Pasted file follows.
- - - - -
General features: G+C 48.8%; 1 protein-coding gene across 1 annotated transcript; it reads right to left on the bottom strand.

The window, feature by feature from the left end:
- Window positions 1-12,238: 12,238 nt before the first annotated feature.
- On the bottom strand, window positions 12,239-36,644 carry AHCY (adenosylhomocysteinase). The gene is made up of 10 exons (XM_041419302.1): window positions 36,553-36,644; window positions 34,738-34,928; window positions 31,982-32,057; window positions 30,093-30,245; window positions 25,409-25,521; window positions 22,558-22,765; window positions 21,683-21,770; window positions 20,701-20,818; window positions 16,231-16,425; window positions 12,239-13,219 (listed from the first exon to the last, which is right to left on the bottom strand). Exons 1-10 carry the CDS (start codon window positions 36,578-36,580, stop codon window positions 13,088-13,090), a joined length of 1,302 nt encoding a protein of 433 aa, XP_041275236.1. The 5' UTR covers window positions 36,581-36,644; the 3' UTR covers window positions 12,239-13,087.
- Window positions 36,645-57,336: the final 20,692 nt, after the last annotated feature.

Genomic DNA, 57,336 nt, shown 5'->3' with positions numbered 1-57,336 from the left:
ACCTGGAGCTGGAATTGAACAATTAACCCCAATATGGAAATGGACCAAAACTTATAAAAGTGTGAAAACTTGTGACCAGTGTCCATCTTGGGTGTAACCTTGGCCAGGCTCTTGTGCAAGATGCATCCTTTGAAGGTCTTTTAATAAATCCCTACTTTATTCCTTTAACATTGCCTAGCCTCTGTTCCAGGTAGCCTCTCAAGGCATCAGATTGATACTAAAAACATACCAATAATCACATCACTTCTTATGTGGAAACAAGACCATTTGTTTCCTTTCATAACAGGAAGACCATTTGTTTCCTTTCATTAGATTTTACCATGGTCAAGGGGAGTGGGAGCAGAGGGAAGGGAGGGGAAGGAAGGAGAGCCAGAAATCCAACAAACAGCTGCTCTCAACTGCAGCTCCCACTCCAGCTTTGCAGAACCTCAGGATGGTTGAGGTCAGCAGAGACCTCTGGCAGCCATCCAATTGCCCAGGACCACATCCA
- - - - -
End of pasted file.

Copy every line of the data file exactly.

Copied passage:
General features: G+C 48.8%; 1 protein-coding gene across 1 annotated transcript; it reads right to left on the bottom strand.

The window, feature by feature from the left end:
- Window positions 1-12,238: 12,238 nt before the first annotated feature.
- On the bottom strand, window positions 12,239-36,644 carry AHCY (adenosylhomocysteinase). The gene is made up of 10 exons (XM_041419302.1): window positions 36,553-36,644; window positions 34,738-34,928; window positions 31,982-32,057; window positions 30,093-30,245; window positions 25,409-25,521; window positions 22,558-22,765; window positions 21,683-21,770; window positions 20,701-20,818; window positions 16,231-16,425; window positions 12,239-13,219 (listed from the first exon to the last, which is right to left on the bottom strand). Exons 1-10 carry the CDS (start codon window positions 36,578-36,580, stop codon window positions 13,088-13,090), a joined length of 1,302 nt encoding a protein of 433 aa, XP_041275236.1. The 5' UTR covers window positions 36,581-36,644; the 3' UTR covers window positions 12,239-13,087.
- Window positions 36,645-57,336: the final 20,692 nt, after the last annotated feature.

Genomic DNA, 57,336 nt, shown 5'->3' with positions numbered 1-57,336 from the left:
ACCTGGAGCTGGAATTGAACAATTAACCCCAATATGGAAATGGACCAAAACTTATAAAAGTGTGAAAACTTGTGACCAGTGTCCATCTTGGGTGTAACCTTGGCCAGGCTCTTGTGCAAGATGCATCCTTTGAAGGTCTTTTAATAAATCCCTACTTTATTCCTTTAACATTGCCTAGCCTCTGTTCCAGGTAGCCTCTCAAGGCATCAGATTGATACTAAAAACATACCAATAATCACATCACTTCTTATGTGGAAACAAGACCATTTGTTTCCTTTCATAACAGGAAGACCATTTGTTTCCTTTCATTAGATTTTACCATGGTCAAGGGGAGTGGGAGCAGAGGGAAGGGAGGGGAAGGAAGGAGAGCCAGAAATCCAACAAACAGCTGCTCTCAACTGCAGCTCCCACTCCAGCTTTGCAGAACCTCAGGATGGTTGAGGTCAGCAGAGACCTCTGGCAGCCATCCAATTGCCCAGGACCACATCCA